java.lang.Object java.security.Permission java.io.FilePermission
Pathname is the pathname of the file or directory granted the specified
actions. A pathname that ends in "/*" (where "/" is
the file separator character,
all the files and directories contained in that directory. A pathname
that ends with "/-" indicates (recursively) all files
and subdirectories contained in that directory. A pathname consisting of
the special token "<<ALL FILES>>" matches any file.
Note: A pathname consisting of a single "*" indicates all the files in the current directory, while a pathname consisting of a single "-" indicates all the files in the current directory and (recursively) all files and subdirectories contained in the current directory.
The actions to be granted are passed to the constructor in a string containing a list of one or more comma-separated keywords. The possible keywords are "read", "write", "execute", "delete", and "readlink". Their meaning is defined as follows:
Runtime.execto be called. Corresponds to
File.deleteto be called. Corresponds to
The actions string is converted to lowercase before processing.
Be careful when granting FilePermissions. Think about the implications of granting read and especially write access to various files and directories. The "<<ALL FILES>>" permission with write action is especially dangerous. This grants permission to write to the entire file system. One thing this effectively allows is replacement of the system binary, including the JVM runtime environment.
Please note: Code can always read a file from the same directory it's in (or a subdirectory of that directory); it does not need explicit permission to do so.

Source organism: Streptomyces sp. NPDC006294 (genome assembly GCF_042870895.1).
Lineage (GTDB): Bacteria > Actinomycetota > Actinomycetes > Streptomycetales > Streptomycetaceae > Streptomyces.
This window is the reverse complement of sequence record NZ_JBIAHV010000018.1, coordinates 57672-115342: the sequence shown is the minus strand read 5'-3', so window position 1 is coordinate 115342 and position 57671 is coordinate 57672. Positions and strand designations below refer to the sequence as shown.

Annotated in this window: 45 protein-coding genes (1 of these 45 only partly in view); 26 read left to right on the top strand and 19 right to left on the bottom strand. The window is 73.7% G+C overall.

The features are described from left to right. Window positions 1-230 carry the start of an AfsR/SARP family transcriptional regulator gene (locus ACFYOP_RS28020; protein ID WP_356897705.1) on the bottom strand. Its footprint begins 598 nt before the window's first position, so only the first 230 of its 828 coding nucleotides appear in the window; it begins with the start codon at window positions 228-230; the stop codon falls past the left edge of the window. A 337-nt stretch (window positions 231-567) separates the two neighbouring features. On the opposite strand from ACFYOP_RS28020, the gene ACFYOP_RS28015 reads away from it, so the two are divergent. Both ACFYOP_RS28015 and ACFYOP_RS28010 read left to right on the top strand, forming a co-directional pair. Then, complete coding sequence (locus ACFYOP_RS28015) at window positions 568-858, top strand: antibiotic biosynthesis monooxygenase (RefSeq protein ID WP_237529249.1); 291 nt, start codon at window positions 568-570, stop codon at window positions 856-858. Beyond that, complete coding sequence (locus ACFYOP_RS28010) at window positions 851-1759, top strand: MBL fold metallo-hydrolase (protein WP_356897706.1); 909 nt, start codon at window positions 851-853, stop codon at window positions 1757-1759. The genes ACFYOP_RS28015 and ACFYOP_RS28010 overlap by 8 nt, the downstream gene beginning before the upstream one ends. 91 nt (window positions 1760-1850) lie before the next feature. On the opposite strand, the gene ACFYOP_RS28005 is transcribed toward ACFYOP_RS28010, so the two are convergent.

public FilePermission(String path, String actions)
A pathname that ends in "/*" (where "/" is
the file separator character,
A pathname consisting of a single "*" indicates all the files in the current directory, while a pathname consisting of a single "-" indicates all the files in the current directory and (recursively) all files and subdirectories contained in the current directory.
A pathname containing an empty string represents an empty path.
FilePermission(String path, int mask)
|Method from java.io.FilePermission Summary:|
|equals, getActions, getMask, hashCode, implies, impliesIgnoreMask, newPermissionCollection|
|Methods from java.security.Permission:|
|checkGuard, equals, getActions, getName, hashCode, implies, newPermissionCollection, toString|
|Methods from java.lang.Object:|
|clone, equals, finalize, getClass, hashCode, notify, notifyAll, toString, wait, wait, wait|
|Method from java.io.FilePermission Detail:|
public String getActions()
public int hashCode()
public boolean implies(Permission p)
More specifically, this method returns true if:
boolean impliesIgnoreMask(FilePermission that)
FilePermission objects must be stored in a manner that allows them
to be inserted into the collection in any order, but that also enables the
For example, if you have two FilePermissions:
and you are calling the
"/tmp/scratch/foo", "read,write",then the